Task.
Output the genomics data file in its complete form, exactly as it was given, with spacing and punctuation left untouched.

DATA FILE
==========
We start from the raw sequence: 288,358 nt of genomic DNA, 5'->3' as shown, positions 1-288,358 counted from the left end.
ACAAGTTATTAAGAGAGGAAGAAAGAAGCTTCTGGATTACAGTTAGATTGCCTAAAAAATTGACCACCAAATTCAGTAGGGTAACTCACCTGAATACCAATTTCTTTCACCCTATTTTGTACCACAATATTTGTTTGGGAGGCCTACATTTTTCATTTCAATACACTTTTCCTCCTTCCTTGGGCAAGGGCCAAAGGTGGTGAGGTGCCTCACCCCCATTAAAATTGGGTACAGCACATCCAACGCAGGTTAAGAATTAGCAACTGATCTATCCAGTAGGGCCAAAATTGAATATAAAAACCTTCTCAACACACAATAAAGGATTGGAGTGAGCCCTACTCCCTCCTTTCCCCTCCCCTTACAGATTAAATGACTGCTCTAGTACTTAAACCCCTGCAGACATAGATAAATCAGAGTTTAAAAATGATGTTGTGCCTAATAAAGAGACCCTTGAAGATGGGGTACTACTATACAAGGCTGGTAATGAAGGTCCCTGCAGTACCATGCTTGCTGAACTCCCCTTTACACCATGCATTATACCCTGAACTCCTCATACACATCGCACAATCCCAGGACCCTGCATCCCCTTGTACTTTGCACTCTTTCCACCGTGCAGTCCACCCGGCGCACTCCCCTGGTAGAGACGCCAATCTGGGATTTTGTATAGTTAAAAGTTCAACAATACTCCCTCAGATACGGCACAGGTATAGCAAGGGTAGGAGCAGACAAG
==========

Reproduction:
We start from the raw sequence: 288,358 nt of genomic DNA, 5'->3' as shown, positions 1-288,358 counted from the left end.
ACAAGTTATTAAGAGAGGAAGAAAGAAGCTTCTGGATTACAGTTAGATTGCCTAAAAAATTGACCACCAAATTCAGTAGGGTAACTCACCTGAATACCAATTTCTTTCACCCTATTTTGTACCACAATATTTGTTTGGGAGGCCTACATTTTTCATTTCAATACACTTTTCCTCCTTCCTTGGGCAAGGGCCAAAGGTGGTGAGGTGCCTCACCCCCATTAAAATTGGGTACAGCACATCCAACGCAGGTTAAGAATTAGCAACTGATCTATCCAGTAGGGCCAAAATTGAATATAAAAACCTTCTCAACACACAATAAAGGATTGGAGTGAGCCCTACTCCCTCCTTTCCCCTCCCCTTACAGATTAAATGACTGCTCTAGTACTTAAACCCCTGCAGACATAGATAAATCAGAGTTTAAAAATGATGTTGTGCCTAATAAAGAGACCCTTGAAGATGGGGTACTACTATACAAGGCTGGTAATGAAGGTCCCTGCAGTACCATGCTTGCTGAACTCCCCTTTACACCATGCATTATACCCTGAACTCCTCATACACATCGCACAATCCCAGGACCCTGCATCCCCTTGTACTTTGCACTCTTTCCACCGTGCAGTCCACCCGGCGCACTCCCCTGGTAGAGACGCCAATCTGGGATTTTGTATAGTTAAAAGTTCAACAATACTCCCTCAGATACGGCACAGGTATAGCAAGGGTAGGAGCAGACAAG